Rule 69B-220.201 of the Florida Administrative Code sets forth the ethical requirements for Florida insurance adjusters. According to subsection (3), “The work of adjusting insurance claims engages the public trust. An adjuster shall put the duty for fair and honest treatment of the claimant above the adjuster’s own interests in every instance.”
Ethical constraints in this Rule include requirements that adjusters make “truthful and unbiased reports of the facts,” and “exercise extraordinary care when dealing with elderly clients.” Subsection (5) of this Rule adds additional ethical constraints on public adjusters if the Governor declares a state of emergency. For example, when adjusting a claim for damage that was incurred during a declared state of emergency, a public adjuster may only charge a fee up to 10%. The applicability of this limit was tested last week in the case of Ameriloss Public Adjusting Corp. v. Lightbourn, — So. 3d —, 2010 WL 3893912 (Fla. 3d DCA Oct. 6, 2010).
The Governor of Florida declared a state of emergency for Hurricane Katrina in 2005. Mr. Lightbourn’s property was damaged during Katrina, and he made a claim that his insurer paid. In 2006, the Rule limiting public adjusters’ fees to 10% during a state emergency went into effect. Then, in 2007, Mr. Lightbourn entered into an agreement with a public adjuster to reopen his Katrina claim. The public adjuster was able to get Mr. Lightbourn additional insurance benefits, but a dispute over the public adjuster’s 33 1/3% fee developed.
In 2008, Lightbourn contacted the Florida Department of Financial Services regarding the contract, and the Department asked the public adjuster to respond to Mr. Lightbourn’s inquiry. Later that year, Lightbourn filed a formal Petition for Declaratory Statement with the Department. One of the questions Lightbourn specifically asked was, “Is [the public adjuster] entitled to receive 33 1/3% fee pursuant to the Agreement?” As required by statute, the Department published a public notice of the Petition in Florida Administrative Weekly, but the notice was general and did not name the public adjuster.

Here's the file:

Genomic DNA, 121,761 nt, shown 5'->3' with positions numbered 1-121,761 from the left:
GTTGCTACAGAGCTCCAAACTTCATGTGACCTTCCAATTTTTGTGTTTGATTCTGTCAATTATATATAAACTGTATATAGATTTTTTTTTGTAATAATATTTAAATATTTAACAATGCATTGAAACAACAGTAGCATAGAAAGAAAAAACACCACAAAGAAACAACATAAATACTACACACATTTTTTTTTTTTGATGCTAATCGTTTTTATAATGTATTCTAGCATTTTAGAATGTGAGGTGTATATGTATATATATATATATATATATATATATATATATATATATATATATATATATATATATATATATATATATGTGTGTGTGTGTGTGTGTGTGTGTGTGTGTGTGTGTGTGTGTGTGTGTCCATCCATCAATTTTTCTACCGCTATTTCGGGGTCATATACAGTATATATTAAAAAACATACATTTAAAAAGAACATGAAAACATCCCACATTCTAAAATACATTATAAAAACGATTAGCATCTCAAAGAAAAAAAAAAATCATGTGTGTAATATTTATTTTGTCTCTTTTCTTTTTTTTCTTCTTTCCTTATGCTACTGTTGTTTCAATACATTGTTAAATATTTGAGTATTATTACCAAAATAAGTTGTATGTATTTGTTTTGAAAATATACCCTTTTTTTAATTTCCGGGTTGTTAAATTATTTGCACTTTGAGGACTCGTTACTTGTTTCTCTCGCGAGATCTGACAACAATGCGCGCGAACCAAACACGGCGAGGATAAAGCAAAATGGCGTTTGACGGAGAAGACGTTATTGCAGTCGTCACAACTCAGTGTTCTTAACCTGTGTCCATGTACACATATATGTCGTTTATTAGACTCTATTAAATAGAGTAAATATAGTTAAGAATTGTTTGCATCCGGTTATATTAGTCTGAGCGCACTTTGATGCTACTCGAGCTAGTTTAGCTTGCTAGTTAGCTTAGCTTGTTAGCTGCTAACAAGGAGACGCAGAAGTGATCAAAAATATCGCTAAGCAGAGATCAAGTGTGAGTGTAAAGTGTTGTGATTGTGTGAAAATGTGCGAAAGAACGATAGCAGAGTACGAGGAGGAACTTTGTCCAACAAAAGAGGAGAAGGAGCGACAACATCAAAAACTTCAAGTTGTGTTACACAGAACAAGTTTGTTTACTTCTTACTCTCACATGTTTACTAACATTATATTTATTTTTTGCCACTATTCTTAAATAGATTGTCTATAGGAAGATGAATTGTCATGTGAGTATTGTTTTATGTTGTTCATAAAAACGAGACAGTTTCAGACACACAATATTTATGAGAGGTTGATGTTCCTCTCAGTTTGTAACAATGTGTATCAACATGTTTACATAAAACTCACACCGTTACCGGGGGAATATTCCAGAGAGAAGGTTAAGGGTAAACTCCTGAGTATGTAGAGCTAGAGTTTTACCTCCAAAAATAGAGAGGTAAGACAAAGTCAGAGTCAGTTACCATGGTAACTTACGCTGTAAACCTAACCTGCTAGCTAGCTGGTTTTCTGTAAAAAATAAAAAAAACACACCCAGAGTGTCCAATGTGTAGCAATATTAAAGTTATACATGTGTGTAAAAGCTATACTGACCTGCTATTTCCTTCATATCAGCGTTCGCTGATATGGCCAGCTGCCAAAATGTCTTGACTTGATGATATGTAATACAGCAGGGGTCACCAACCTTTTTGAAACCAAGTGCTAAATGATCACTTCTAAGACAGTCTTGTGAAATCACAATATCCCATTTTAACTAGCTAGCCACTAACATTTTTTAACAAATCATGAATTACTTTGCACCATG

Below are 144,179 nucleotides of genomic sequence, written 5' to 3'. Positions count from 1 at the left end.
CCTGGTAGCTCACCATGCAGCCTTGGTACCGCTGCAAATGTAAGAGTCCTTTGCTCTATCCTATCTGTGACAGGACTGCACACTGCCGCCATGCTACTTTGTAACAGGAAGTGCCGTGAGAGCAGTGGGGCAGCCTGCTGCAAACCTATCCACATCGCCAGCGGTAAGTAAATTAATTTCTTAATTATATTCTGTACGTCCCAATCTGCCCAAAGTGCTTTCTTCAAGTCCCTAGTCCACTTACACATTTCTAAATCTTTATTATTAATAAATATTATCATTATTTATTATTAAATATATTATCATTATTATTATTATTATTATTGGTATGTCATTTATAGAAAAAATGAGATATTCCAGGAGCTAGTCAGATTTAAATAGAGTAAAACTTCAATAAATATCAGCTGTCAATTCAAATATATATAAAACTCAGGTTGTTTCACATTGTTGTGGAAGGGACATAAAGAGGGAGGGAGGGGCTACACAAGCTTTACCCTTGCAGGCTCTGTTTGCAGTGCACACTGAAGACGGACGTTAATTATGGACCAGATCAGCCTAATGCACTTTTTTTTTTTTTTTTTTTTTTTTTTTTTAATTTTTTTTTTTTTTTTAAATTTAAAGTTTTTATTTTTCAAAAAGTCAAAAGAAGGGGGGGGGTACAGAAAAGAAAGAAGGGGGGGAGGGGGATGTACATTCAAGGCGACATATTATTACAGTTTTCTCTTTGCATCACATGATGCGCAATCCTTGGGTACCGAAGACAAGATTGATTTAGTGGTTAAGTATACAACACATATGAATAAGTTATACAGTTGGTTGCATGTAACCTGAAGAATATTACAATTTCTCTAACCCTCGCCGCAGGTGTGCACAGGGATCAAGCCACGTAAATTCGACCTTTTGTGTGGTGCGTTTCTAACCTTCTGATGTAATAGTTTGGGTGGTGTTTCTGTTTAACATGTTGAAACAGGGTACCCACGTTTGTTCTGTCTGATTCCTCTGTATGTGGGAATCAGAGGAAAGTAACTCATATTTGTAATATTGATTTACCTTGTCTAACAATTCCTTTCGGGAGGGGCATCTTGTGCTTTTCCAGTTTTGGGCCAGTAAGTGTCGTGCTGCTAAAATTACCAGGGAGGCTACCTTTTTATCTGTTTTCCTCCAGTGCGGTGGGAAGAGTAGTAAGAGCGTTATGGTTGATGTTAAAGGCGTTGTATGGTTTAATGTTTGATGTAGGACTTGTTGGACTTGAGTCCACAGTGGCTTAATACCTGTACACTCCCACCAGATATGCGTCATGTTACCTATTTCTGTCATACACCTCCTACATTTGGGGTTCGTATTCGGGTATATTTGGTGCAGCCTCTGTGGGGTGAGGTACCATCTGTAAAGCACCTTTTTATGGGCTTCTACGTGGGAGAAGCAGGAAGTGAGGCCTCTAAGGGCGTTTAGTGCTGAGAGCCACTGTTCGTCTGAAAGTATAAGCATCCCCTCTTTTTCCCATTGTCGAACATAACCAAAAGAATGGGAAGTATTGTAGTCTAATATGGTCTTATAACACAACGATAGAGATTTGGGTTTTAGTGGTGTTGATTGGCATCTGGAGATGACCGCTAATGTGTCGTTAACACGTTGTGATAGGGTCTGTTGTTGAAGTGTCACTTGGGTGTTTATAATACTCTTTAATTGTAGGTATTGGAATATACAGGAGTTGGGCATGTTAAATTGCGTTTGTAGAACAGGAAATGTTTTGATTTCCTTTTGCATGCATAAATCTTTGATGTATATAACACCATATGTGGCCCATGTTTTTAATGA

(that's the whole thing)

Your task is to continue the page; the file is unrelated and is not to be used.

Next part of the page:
In 2009, the Department issued its Declaratory Statement, applying the 10% fee cap to Lightbourn’s contract. The Department found that the public adjuster, “had prior notice that only a ten percent fee for such services rendered in connection with hurricane damage was deemed to be appropriate, because the rule at issue was already in effect at the time the parties entered into the fee agreement.” The Declaratory Statement also included a provision for appellate review, but only for parties to the proceedings.
The public adjuster appealed the Department’s ruling, but last week the Florida Third District Court of Appeal held that the public adjuster did not have standing to appeal, because it was not a party to the Department’s proceedings, nor did it intervene during the proceedings. The public adjuster argued that the notice of the petition was deficient, but the Third DCA held that the Department was not required to name the public adjuster in the notice, but only to publish notice of the proceedings in Florida Administrative Weekly.
The Court dismissed the public adjuster’s appeal on standing grounds, and specifically did not comment on the merits of his argument, but noted that if the issue came up in any other proceeding in which the public adjuster was a party, the public adjuster could seek judicial review of the Department’s order at that time. Although the Court did not comment on the merits of the application of the fee limit to this contract, it is clear from these proceedings that the Florida Department of Financial Services’ position is that this limit shall apply to all public adjusting contracts entered into after the Rule went into effect.